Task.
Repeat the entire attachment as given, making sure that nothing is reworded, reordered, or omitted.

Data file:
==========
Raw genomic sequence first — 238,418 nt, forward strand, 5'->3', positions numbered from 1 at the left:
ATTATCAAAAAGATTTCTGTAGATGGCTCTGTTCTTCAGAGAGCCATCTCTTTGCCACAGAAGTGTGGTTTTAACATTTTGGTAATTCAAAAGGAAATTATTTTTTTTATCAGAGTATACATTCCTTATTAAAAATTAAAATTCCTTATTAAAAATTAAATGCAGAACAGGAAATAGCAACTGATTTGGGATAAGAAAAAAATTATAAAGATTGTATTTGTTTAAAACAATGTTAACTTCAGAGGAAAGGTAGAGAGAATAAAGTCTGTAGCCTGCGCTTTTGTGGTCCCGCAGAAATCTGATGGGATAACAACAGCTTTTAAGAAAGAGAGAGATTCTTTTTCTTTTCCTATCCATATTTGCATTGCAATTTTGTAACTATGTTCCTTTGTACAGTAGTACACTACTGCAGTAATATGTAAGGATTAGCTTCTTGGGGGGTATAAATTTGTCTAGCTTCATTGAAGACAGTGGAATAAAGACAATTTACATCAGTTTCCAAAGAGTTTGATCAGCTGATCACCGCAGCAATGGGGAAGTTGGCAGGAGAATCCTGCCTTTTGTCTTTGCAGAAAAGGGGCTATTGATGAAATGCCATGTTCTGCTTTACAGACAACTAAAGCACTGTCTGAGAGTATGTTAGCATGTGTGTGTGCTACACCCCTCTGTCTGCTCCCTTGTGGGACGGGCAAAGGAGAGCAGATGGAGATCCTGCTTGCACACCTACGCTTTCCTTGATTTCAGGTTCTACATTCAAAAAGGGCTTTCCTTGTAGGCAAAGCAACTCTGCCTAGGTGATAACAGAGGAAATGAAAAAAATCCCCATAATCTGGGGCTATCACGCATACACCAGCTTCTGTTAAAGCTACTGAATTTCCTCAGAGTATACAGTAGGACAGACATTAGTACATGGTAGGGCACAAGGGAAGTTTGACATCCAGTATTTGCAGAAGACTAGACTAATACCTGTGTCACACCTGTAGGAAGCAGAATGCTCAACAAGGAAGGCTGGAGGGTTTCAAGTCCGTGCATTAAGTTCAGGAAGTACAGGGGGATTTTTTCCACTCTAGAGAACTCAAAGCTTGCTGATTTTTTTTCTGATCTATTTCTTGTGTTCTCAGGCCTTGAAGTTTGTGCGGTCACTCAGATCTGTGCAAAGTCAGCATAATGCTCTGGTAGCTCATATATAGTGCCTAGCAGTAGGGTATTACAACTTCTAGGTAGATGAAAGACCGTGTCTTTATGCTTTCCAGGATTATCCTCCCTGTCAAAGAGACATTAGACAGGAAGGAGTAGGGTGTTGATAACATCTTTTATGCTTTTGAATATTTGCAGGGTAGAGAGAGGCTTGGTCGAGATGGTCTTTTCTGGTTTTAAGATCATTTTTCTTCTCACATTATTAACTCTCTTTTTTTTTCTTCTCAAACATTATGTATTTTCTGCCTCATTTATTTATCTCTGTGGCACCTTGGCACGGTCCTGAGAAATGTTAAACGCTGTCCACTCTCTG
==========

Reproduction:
Raw genomic sequence first — 238,418 nt, forward strand, 5'->3', positions numbered from 1 at the left:
ATTATCAAAAAGATTTCTGTAGATGGCTCTGTTCTTCAGAGAGCCATCTCTTTGCCACAGAAGTGTGGTTTTAACATTTTGGTAATTCAAAAGGAAATTATTTTTTTTATCAGAGTATACATTCCTTATTAAAAATTAAAATTCCTTATTAAAAATTAAATGCAGAACAGGAAATAGCAACTGATTTGGGATAAGAAAAAAATTATAAAGATTGTATTTGTTTAAAACAATGTTAACTTCAGAGGAAAGGTAGAGAGAATAAAGTCTGTAGCCTGCGCTTTTGTGGTCCCGCAGAAATCTGATGGGATAACAACAGCTTTTAAGAAAGAGAGAGATTCTTTTTCTTTTCCTATCCATATTTGCATTGCAATTTTGTAACTATGTTCCTTTGTACAGTAGTACACTACTGCAGTAATATGTAAGGATTAGCTTCTTGGGGGGTATAAATTTGTCTAGCTTCATTGAAGACAGTGGAATAAAGACAATTTACATCAGTTTCCAAAGAGTTTGATCAGCTGATCACCGCAGCAATGGGGAAGTTGGCAGGAGAATCCTGCCTTTTGTCTTTGCAGAAAAGGGGCTATTGATGAAATGCCATGTTCTGCTTTACAGACAACTAAAGCACTGTCTGAGAGTATGTTAGCATGTGTGTGTGCTACACCCCTCTGTCTGCTCCCTTGTGGGACGGGCAAAGGAGAGCAGATGGAGATCCTGCTTGCACACCTACGCTTTCCTTGATTTCAGGTTCTACATTCAAAAAGGGCTTTCCTTGTAGGCAAAGCAACTCTGCCTAGGTGATAACAGAGGAAATGAAAAAAATCCCCATAATCTGGGGCTATCACGCATACACCAGCTTCTGTTAAAGCTACTGAATTTCCTCAGAGTATACAGTAGGACAGACATTAGTACATGGTAGGGCACAAGGGAAGTTTGACATCCAGTATTTGCAGAAGACTAGACTAATACCTGTGTCACACCTGTAGGAAGCAGAATGCTCAACAAGGAAGGCTGGAGGGTTTCAAGTCCGTGCATTAAGTTCAGGAAGTACAGGGGGATTTTTTCCACTCTAGAGAACTCAAAGCTTGCTGATTTTTTTTCTGATCTATTTCTTGTGTTCTCAGGCCTTGAAGTTTGTGCGGTCACTCAGATCTGTGCAAAGTCAGCATAATGCTCTGGTAGCTCATATATAGTGCCTAGCAGTAGGGTATTACAACTTCTAGGTAGATGAAAGACCGTGTCTTTATGCTTTCCAGGATTATCCTCCCTGTCAAAGAGACATTAGACAGGAAGGAGTAGGGTGTTGATAACATCTTTTATGCTTTTGAATATTTGCAGGGTAGAGAGAGGCTTGGTCGAGATGGTCTTTTCTGGTTTTAAGATCATTTTTCTTCTCACATTATTAACTCTCTTTTTTTTTCTTCTCAAACATTATGTATTTTCTGCCTCATTTATTTATCTCTGTGGCACCTTGGCACGGTCCTGAGAAATGTTAAACGCTGTCCACTCTCTG